Docker – The Revolution in Software Containerization

- Fire development

All about Docker containers

By using Docker, you can easily package an app with all its dependencies into a virtual container and run it on any Linux server. Thereby, you achieve flexibility and portability impossible without containerization. As a result, the app can run nearly everywhere: on premises, bare metal, public or private clouds. While similar functionality has been available for years, a revolution in the world of software containers was caused only after the appearance of Docker in 2013. In the following post, I describe the nature of this software solution; shed light on its benefits; compare Docker with other container software; and provide a list of hosting solutions, optimized for containerization.

For providing the ability to use lightweight software containers, Docker relies on such resource isolation features of the Linux kernel as cgroups and namespaces.  As mentioned above, it allows multiple containers to run within a single Linux instance without a need to use virtual machines.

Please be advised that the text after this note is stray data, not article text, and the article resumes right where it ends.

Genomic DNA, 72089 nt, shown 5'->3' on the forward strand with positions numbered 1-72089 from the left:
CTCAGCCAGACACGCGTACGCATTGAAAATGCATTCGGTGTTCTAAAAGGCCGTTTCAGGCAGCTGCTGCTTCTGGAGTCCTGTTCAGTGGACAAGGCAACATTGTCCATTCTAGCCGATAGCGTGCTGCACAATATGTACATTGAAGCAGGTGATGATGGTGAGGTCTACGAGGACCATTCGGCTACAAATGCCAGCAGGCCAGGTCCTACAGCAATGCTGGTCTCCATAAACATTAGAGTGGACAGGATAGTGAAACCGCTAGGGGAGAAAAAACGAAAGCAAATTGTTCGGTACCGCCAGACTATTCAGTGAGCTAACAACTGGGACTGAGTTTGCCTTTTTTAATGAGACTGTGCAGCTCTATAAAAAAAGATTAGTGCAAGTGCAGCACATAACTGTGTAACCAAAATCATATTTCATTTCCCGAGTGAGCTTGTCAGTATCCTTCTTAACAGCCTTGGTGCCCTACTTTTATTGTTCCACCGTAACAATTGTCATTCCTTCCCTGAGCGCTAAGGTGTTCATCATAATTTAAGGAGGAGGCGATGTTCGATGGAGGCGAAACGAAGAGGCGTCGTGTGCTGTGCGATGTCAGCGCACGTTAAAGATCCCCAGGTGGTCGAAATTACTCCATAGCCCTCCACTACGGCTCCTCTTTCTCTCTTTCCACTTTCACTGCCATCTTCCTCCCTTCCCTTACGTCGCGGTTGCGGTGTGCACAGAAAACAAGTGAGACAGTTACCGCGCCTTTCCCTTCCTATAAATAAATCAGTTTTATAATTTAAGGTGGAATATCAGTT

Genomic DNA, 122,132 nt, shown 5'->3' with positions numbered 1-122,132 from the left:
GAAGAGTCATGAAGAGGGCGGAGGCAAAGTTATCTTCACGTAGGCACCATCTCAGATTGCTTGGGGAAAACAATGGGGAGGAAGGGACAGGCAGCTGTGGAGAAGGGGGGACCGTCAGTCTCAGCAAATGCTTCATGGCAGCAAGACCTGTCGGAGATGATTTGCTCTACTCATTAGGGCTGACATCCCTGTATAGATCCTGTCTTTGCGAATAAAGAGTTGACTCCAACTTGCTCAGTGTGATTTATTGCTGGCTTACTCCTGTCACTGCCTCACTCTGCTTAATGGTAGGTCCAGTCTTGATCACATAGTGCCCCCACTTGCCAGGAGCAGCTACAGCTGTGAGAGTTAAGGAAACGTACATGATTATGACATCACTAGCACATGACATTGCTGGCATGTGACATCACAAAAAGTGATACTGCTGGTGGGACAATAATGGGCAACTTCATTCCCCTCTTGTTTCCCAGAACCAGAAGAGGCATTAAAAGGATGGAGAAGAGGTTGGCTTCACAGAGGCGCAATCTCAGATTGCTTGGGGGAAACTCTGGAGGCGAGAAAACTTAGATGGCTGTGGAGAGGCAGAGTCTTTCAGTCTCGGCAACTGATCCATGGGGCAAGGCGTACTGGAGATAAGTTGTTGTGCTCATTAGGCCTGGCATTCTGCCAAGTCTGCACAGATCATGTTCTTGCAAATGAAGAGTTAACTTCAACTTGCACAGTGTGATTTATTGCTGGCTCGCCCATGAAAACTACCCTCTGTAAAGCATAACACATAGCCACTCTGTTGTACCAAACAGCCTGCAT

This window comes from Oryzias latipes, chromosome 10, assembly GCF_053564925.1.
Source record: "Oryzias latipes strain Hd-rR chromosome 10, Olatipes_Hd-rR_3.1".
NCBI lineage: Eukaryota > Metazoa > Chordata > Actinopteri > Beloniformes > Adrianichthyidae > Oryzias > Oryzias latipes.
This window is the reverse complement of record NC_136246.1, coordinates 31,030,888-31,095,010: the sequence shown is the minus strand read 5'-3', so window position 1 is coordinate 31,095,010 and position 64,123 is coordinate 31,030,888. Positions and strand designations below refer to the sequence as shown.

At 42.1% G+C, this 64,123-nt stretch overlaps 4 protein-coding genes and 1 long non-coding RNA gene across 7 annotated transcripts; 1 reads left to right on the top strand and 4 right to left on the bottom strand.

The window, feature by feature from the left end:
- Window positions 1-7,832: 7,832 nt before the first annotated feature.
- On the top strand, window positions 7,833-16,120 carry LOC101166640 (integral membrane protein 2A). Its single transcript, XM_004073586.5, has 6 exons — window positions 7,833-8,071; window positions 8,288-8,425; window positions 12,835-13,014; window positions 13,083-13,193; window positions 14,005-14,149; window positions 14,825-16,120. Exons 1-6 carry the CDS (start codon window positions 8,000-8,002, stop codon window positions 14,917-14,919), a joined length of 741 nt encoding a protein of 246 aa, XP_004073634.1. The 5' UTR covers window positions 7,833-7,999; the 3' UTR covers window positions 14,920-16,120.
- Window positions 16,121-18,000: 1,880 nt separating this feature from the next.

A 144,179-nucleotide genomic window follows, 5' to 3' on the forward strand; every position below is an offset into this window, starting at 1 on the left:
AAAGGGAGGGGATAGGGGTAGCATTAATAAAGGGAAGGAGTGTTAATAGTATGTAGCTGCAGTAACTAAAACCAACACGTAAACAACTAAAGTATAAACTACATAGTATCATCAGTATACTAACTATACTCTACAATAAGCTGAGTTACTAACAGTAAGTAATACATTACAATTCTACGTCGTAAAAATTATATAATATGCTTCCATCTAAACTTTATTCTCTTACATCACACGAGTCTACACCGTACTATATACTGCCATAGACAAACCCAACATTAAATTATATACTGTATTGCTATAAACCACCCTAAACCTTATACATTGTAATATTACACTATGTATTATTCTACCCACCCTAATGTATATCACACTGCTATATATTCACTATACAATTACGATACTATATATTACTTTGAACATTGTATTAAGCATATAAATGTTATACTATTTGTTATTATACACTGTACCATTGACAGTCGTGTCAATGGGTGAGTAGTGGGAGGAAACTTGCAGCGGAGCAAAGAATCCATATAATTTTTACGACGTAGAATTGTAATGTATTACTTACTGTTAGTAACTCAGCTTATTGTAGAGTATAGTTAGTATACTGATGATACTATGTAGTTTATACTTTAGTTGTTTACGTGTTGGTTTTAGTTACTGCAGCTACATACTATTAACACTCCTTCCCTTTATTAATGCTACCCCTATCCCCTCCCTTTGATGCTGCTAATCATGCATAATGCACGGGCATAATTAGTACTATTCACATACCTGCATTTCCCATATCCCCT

Since Docker is based on the kernel’s functionality and uses resource isolation, as well as separate namespaces, it does not require a separate operating system to be packed into a container. Virtualization features can be accessed in two ways: directly – the libcontainer library is used, or indirectly – via libvirt, systemd-nspawn, or LXC. All this makes Docker containers lightweight and extremely fast. Besides, you get:

  • isolated resources,
  • restricted services,